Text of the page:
June 16, 2022Print | PDF
Thanks to new funding from the Social Sciences and Humanities Research Council (SSHRC), Wilfrid Laurier University researchers will be tackling a range of timely issues, from business sustainability to reducing racial bias in police intelligence data.
Nine Laurier faculty members were successful in SSHRC’s Insight Grant and Partnership Development Grant competitions for a total of $1.5 million in research funding – including Ciann Wilson, associate professor of Community Psychology, who was successful in both.
“Congratulations to our accomplished faculty researchers, all of whom are strongly deserving of this investment in their work,” says Jonathan Newman, vice-president: research. “Let me also commend the team of Laurier collaborators who help our faculty members succeed in a competitive research environment, from our administrative staff to our research facilitators.”
Wilson and her colleagues Maritt Kirst and Natalie Kivell were awarded $200,000 for their project “Equitable evaluation capacity-building: Co-creating frameworks for action.” Equitable evaluation is an emerging concept that pays attention to conditions such as structural inequities, privilege, power and justice, forcing evaluators to rethink their methods to avoid bias being built into the process. Together with their colleagues at the Laurier Centre for Community Research, Learning and Action and partner organizations such as United Way Waterloo Region Communities, the research team aims to help build evaluation capacity to support non-profits that serve equity-seeking groups, enabling them to gather evidence for decision-making and reporting.
Janet McLaughlin, associate professor of Community Health, was awarded $196,009 for her project “Engaging communities in developing culturally appropriate solutions to autism service disparities.” Co-founder of the Laurier Autism Research Consortium, McLaughlin’s research aims to improve service access and quality of life for all people living with autism and their families. Her collaborators will include Laurier co-investigators Margaret Schneider, Melody Morton Ninomiya and Stephen Gentles, and organizations such as Autism Ontario and Autism Speaks Canada.
Emergency response measures during the COVID-19 pandemic could be parlayed into long-term policies to support low-income and marginalized people, but these public policy debates are strongly influenced by sensationalized narratives that often vilify the economically marginalized.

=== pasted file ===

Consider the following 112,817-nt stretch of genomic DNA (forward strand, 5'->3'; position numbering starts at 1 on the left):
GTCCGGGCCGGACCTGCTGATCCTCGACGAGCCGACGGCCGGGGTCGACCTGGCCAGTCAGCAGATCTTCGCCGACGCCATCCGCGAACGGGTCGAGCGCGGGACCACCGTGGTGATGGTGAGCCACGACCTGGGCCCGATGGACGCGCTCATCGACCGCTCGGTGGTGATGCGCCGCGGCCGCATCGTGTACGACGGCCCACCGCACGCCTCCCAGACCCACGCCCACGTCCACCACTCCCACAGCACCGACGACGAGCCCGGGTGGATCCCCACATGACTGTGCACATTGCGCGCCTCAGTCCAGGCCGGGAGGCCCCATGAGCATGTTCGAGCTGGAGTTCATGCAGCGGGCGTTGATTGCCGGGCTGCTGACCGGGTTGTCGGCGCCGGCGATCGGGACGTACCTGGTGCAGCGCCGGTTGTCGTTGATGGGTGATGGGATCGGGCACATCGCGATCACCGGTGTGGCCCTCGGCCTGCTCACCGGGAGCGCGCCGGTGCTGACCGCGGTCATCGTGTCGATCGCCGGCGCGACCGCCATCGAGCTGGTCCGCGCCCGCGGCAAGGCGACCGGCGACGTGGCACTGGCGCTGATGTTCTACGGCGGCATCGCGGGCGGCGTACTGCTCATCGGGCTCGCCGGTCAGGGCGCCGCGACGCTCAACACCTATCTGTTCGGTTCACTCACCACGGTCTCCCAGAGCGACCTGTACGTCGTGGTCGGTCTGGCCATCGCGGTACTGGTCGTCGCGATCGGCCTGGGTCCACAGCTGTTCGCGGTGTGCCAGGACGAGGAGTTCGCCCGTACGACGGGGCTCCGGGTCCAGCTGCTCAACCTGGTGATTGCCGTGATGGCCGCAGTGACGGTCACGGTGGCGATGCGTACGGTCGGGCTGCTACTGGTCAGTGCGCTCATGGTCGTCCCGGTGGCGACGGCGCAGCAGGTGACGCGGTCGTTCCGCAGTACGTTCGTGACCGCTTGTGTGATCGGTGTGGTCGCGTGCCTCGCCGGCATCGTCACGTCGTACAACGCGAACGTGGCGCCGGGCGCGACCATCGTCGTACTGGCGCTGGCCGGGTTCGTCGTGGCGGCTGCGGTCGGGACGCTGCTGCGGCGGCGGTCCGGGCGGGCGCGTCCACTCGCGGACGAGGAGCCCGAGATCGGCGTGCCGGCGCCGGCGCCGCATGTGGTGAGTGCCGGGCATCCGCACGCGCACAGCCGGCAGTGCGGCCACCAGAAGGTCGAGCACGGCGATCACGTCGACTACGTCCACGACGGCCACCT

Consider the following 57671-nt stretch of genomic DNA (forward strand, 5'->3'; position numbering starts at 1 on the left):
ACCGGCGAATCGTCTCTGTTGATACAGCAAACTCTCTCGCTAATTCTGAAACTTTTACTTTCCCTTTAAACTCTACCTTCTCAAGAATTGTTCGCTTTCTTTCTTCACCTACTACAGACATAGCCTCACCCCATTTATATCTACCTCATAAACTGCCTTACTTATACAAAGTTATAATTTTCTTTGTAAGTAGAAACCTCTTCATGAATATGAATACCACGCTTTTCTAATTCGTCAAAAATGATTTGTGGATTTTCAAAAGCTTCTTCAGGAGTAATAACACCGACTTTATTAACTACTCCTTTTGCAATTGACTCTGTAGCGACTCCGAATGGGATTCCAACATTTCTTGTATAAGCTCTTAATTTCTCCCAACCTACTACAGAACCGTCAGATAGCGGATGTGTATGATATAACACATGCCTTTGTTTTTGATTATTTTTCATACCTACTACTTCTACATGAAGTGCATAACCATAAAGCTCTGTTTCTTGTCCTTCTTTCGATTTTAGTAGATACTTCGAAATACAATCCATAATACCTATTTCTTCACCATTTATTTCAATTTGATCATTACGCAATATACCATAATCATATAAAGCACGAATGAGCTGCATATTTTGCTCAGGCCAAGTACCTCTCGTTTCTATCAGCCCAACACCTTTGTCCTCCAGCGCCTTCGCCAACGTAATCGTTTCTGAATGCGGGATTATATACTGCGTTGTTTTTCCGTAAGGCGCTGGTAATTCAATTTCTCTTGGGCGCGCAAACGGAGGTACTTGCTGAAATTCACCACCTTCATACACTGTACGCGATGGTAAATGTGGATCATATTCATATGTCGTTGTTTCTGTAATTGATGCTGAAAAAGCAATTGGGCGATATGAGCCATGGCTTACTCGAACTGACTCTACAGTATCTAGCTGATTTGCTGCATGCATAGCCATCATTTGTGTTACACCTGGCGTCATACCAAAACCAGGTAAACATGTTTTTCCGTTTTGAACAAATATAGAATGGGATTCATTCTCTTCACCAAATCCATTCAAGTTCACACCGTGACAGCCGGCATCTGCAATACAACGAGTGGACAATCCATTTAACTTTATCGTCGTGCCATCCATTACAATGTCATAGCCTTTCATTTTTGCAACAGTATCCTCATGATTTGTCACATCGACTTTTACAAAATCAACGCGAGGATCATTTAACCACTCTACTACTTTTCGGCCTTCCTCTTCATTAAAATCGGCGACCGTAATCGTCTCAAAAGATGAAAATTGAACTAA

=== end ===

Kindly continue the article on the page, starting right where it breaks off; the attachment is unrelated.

Ellen Russell, associate professor of Digital Media and Journalism, was awarded a $257,592 Insight Grant to investigate how these emotionally provocative narratives are contextualized by journalists and policymakers using economic research. She will analyze how these interpretations inform both news media coverage and subsequent government portrayals of their policies combatting economic, gendered and racialized marginalization.
Diego Amaya, assistant professor of Finance, was awarded $105,430 for his project “Price discovery in the option market.”
Ke Cao, assistant professor of Strategic Management, was awarded $31,571 for his project “Using sustainability certifications to scale up meaningful changes in businesses.”
Sebastian Fourné, associate professor of Strategic Management, was awarded $85,039 for his project “Examining slack resource accumulation, usage for innovation, and as a source of resilience in times of shock.”
Ken Paradis, associate professor of English, was awarded $49,397 for his project “The Evangelical imagination in the end times of white Christian America.”
Carrie Sanders, professor of Criminology, was awarded $132,657 for her project “Opening the Blackbox: Examining the craft of police intelligence.”
Robin Waugh, professor of English and Film Studies, was awarded $79,840 for his project “Child abandonment, language and landscape in the sagas of Icelanders.”
Ciann Wilson, associate professor of Community Psychology, was awarded $400,000 for her project, “Living memories: Community-based storytelling of Indigenous and Black histories and realities in Canada.”
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